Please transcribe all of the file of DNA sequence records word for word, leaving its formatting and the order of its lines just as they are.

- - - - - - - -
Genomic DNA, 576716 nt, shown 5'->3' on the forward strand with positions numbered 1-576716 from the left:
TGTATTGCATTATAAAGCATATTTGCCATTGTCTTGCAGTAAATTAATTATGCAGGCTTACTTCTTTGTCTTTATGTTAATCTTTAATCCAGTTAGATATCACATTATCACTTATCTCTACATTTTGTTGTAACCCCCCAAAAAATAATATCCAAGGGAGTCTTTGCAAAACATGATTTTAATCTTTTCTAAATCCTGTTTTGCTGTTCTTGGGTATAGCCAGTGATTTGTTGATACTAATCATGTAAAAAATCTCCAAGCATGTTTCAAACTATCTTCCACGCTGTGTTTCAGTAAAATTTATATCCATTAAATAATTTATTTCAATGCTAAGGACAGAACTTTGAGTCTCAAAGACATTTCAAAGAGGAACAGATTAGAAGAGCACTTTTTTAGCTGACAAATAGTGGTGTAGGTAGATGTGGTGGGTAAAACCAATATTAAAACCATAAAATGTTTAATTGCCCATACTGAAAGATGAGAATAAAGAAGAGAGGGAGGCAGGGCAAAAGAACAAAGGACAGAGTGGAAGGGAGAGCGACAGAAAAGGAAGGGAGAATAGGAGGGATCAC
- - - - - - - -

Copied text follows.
Genomic DNA, 576716 nt, shown 5'->3' on the forward strand with positions numbered 1-576716 from the left:
TGTATTGCATTATAAAGCATATTTGCCATTGTCTTGCAGTAAATTAATTATGCAGGCTTACTTCTTTGTCTTTATGTTAATCTTTAATCCAGTTAGATATCACATTATCACTTATCTCTACATTTTGTTGTAACCCCCCAAAAAATAATATCCAAGGGAGTCTTTGCAAAACATGATTTTAATCTTTTCTAAATCCTGTTTTGCTGTTCTTGGGTATAGCCAGTGATTTGTTGATACTAATCATGTAAAAAATCTCCAAGCATGTTTCAAACTATCTTCCACGCTGTGTTTCAGTAAAATTTATATCCATTAAATAATTTATTTCAATGCTAAGGACAGAACTTTGAGTCTCAAAGACATTTCAAAGAGGAACAGATTAGAAGAGCACTTTTTTAGCTGACAAATAGTGGTGTAGGTAGATGTGGTGGGTAAAACCAATATTAAAACCATAAAATGTTTAATTGCCCATACTGAAAGATGAGAATAAAGAAGAGAGGGAGGCAGGGCAAAAGAACAAAGGACAGAGTGGAAGGGAGAGCGACAGAAAAGGAAGGGAGAATAGGAGGGATCAC